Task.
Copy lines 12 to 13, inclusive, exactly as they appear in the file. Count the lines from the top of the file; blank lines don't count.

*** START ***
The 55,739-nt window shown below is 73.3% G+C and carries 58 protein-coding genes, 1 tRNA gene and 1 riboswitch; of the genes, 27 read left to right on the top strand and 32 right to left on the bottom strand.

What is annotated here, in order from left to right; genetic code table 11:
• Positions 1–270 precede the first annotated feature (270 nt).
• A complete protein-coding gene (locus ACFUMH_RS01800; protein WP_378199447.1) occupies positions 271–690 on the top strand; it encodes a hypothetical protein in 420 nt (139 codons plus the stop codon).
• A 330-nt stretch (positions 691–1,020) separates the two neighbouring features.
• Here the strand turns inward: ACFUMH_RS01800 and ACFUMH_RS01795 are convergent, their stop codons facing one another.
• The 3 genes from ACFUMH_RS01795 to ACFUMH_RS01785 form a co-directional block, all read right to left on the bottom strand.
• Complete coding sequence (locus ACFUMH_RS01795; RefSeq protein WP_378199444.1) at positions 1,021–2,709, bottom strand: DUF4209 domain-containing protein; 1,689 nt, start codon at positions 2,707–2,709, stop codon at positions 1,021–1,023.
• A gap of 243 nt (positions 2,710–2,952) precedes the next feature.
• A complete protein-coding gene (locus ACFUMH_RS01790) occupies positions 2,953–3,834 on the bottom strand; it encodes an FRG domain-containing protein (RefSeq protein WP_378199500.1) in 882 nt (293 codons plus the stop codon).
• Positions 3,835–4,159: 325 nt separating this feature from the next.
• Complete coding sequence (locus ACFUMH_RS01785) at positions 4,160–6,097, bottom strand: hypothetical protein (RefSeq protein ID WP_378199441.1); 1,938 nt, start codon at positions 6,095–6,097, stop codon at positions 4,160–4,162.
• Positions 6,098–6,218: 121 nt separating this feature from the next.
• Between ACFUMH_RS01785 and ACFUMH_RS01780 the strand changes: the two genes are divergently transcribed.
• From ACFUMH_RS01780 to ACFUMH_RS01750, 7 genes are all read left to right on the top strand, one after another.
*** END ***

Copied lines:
• Complete coding sequence (locus ACFUMH_RS01785) at positions 4,160–6,097, bottom strand: hypothetical protein (RefSeq protein ID WP_378199441.1); 1,938 nt, start codon at positions 6,095–6,097, stop codon at positions 4,160–4,162.
• Positions 6,098–6,218: 121 nt separating this feature from the next.